Casa do Impacto’s youngest program has already arrived in London.

The dream of designing an accelerator program dedicated to youth entrepreneurship was long-standing.

We recognize that there is currently more and more interest in Impact Entrepreneurship because we see it in every edition of our ex-libris acceleration programs. Still, we also know that the entrepreneurs who come to this ecosystem are often not necessarily younger and already bring heavy professional baggage from other wanderings.

Trusting, even so, that Entrepreneurship does not choose ages and that the desire to change the world is transversal to any age, we decided to go ahead with this dream of creating opportunities for young people to enter the world of Impact through an entirely new program.

When the Amélia de Mello Foundation challenged us to co-create Impact Journey, the planets aligned, and all the possible risks were not enough for the desire we had to make it happen. In partnership with the Amélia de Mello Foundation and with the support of the Sovena Group and the José de Mello Group, we designed a program that, through scholarships and training sessions, could bring young people closer to the world of Impact through integrated products and services in four possible areas: Agribusiness, Water, Education and Prevention and Lifestyles.

During the Training phase, we had ten teams that got access to mentoring and support from professionals in different areas, direct contact with the José de Mello Group and Sovena Group, opportunities to be exposed to investors and potential clients, integration into an impact community; networking and personal development opportunities and also access to events exclusive to the Casa do Impacto Community.

It’s no spoiler to say that the three teams that won the first edition of Impact Journey were 2Gether, Circular Foods, and Nó. They also won financial support worth €5,000, tickets to the Web Summit 2023, a year’s incubation at Casa do Impacto, premium access to its impact network, and an Inspiring Journey with the London School of Economics.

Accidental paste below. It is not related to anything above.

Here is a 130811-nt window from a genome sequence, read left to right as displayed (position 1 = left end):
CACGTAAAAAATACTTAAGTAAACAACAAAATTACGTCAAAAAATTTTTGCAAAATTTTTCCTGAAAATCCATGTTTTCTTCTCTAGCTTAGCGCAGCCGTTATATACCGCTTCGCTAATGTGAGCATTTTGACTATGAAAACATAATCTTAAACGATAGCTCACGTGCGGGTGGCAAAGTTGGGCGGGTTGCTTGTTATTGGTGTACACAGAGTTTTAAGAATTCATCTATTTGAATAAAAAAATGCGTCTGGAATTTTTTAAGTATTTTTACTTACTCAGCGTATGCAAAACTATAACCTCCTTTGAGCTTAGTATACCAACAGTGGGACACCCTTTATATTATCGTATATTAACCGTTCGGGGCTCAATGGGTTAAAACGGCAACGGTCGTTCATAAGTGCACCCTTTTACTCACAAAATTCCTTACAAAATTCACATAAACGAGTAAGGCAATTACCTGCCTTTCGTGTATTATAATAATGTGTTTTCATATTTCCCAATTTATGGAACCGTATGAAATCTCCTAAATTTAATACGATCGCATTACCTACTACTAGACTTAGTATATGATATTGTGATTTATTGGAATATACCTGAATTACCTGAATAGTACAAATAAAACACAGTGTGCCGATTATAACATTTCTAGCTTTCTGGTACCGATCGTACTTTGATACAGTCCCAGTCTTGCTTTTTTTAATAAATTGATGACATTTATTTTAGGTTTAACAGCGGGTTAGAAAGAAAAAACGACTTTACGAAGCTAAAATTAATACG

All the prizes won by the winners were designed to continue the work started in the capacity-building phase and promote the construction of the (heavy) baggage that every entrepreneur carries with them.

We have seen them become neighbors of our alumni projects and integrate into the house as if they had always been here.

We invited them to get involved in the life of Casa do Impacto and to take an active part in the events we proposed to our Residents.

We watched them break new ground at the Web Summit and saw their business cards in the pockets of many of the big fish in entrepreneurship.

We accompanied the Inspiring Journey to London promoted by the London School of Economics, our partner. Everyone knows London is one of the most visited destinations this time of year. The streets we know from the movies (and Instagram) are filled with Christmas lights, and if you’re lucky (depending on your perspective), it snows.

Our Entrepreneurs didn’t necessarily go after the Christmas lights, but they couldn’t escape them (or the cold felt throughout the English capital).

The LSE Headquarters was the ideal shelter, and there was no shortage of activities to get the body and mind moving throughout the week.

The field trip was the perfect opportunity for 2Gether, Circular Foods, and Nó to study the English Impact Entrepreneurship Ecosystem. There was no shortage of opportunities to meet the Entrepreneurs, Investors, and Mentors who accompanied them during the activities, “In an international context of demand and search for innovation, it was inspiring to see how it is possible to stimulate entrepreneurship among the younger generations, especially to see the active role that educational institutions can and should play.” (Gonzalo Tardáguila Fernández, 2Gether).